Yadkin Riverkeeper Challenges Alcoa's Claim of Riverbed Ownership

State of North Carolina may have the right to collect additional payments from Alcoa

Yadkin Riverkeeper today submitted a request for a Declaratory Ruling by the North Carolina Secretary of Administration to determine the true ownership of the Yadkin River bed in Stanly County in order to protect the State’s interests from Alcoa Power Generating, Inc. (Alcoa). 

Based on recently uncovered deeds, Yadkin Riverkeeper believes that the Department of Administration is overdue in challenging Alcoa’s assertions of ownership of the Yadkin riverbed; and that citizens of North Carolina are the rightful owners of the river itself as a Public Trust Resource. Furthermore, these deeds suggest that the State of North Carolina may be entitled to request additional payments from the owner of the deeds.  

In its investigation, attorneys for Yadkin Riverkeeper uncovered a series of five land grants filed with the Register of Deeds of Stanly County dating back to 1899. These grants were for land under the bed of the Yadkin River and were granted to a person named as W. Smithdeal, then to Yadkin River Power Company and eventually Carolina Power and Light.  The first chain appears of record in book number 21 and page 264 of the Stanly County Register.  Yadkin Riverkeeper recently contacted Alcoa requesting deeds to prove Alcoa holds title to the land but have not received a response from the company.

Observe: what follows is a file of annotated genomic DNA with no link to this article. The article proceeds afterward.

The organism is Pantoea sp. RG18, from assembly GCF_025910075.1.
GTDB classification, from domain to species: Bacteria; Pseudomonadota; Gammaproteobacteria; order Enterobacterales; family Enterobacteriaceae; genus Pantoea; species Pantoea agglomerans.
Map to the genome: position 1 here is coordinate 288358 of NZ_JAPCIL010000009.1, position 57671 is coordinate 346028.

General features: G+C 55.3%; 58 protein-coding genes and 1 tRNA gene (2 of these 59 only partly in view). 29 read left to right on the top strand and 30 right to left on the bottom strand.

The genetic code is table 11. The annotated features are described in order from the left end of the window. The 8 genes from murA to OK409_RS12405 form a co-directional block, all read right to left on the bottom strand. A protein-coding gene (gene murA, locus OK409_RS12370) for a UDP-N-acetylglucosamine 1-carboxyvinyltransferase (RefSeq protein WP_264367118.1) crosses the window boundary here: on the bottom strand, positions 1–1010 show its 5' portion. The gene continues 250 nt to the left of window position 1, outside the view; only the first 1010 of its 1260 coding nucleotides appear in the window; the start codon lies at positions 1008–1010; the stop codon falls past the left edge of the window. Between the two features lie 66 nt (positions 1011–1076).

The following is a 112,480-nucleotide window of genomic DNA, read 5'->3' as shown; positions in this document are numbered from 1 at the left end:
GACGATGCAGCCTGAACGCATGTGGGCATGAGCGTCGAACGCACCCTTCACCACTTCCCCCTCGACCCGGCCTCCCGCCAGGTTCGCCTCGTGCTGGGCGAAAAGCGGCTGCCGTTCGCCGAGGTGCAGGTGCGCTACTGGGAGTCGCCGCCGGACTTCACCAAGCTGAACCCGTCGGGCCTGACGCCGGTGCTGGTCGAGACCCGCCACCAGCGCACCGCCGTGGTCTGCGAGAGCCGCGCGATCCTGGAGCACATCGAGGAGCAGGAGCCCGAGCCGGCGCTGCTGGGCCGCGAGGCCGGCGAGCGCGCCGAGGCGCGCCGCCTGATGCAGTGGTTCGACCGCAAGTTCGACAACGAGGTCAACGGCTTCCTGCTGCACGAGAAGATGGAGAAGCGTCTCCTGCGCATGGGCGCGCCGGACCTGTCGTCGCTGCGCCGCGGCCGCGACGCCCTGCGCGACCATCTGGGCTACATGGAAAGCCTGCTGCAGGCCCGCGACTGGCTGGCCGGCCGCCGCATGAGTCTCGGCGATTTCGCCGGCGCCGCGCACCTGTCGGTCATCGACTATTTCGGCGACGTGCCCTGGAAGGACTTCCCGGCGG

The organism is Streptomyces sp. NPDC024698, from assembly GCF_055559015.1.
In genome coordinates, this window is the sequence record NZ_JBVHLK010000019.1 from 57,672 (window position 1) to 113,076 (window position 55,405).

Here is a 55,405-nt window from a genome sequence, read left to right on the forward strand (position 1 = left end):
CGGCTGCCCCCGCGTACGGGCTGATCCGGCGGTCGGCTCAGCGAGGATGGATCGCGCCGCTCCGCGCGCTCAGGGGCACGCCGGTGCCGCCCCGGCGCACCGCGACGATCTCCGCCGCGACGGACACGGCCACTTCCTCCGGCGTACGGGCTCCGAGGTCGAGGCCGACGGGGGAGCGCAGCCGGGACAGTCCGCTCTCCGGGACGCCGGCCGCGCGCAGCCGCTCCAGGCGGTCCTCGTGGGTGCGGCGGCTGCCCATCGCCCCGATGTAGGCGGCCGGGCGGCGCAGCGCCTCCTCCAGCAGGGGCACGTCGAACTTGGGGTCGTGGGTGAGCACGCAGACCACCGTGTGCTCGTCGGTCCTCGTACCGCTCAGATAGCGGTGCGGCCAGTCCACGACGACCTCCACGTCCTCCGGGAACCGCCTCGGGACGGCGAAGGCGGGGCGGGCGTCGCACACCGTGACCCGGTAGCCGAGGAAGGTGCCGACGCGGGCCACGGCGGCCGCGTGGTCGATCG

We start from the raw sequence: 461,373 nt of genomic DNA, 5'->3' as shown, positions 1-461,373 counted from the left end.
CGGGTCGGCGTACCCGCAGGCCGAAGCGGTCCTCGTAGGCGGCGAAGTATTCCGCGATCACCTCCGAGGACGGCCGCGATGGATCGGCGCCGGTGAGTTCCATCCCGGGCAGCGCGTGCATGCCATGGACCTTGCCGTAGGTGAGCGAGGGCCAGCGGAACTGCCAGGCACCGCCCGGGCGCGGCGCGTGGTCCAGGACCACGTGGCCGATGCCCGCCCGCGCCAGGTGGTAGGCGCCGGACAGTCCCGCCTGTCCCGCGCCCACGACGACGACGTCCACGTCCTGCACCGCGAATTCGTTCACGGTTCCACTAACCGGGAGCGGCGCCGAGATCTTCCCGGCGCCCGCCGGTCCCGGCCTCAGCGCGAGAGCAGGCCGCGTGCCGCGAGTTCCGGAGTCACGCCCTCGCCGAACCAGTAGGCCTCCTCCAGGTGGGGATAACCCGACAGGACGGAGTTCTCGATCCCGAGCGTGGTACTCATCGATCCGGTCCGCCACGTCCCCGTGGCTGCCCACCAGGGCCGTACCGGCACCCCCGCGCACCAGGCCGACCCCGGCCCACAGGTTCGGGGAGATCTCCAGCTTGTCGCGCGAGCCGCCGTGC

“Alcoa has repeatedly confused the public for years, claiming the company owns the land under the dams and the lakes on the Yadkin River,” said Dean Naujoks, Yadkin Riverkeeper.  “If Alcoa cannot prove ownership, they are not entitled to another 50 year license. The state granted Duke and Progress Energy title to use the river bed on both the Pee Dee and Catawba River.  We are demanding Alcoa produce deed of ownership. The Department of Administration must determine the issue of ownership once and for all.”

The Smithdeal deeds include more than 500 acres of riverbed along stretches of the river between Stanly and Montgomery County, including the area where Badin Lake and Falls Reservoir are located. These grants are subject to a payment provision of monies to the State of North Carolina and to a requirement that free passage of fish be maintained as directed by the General Assembly in 1887.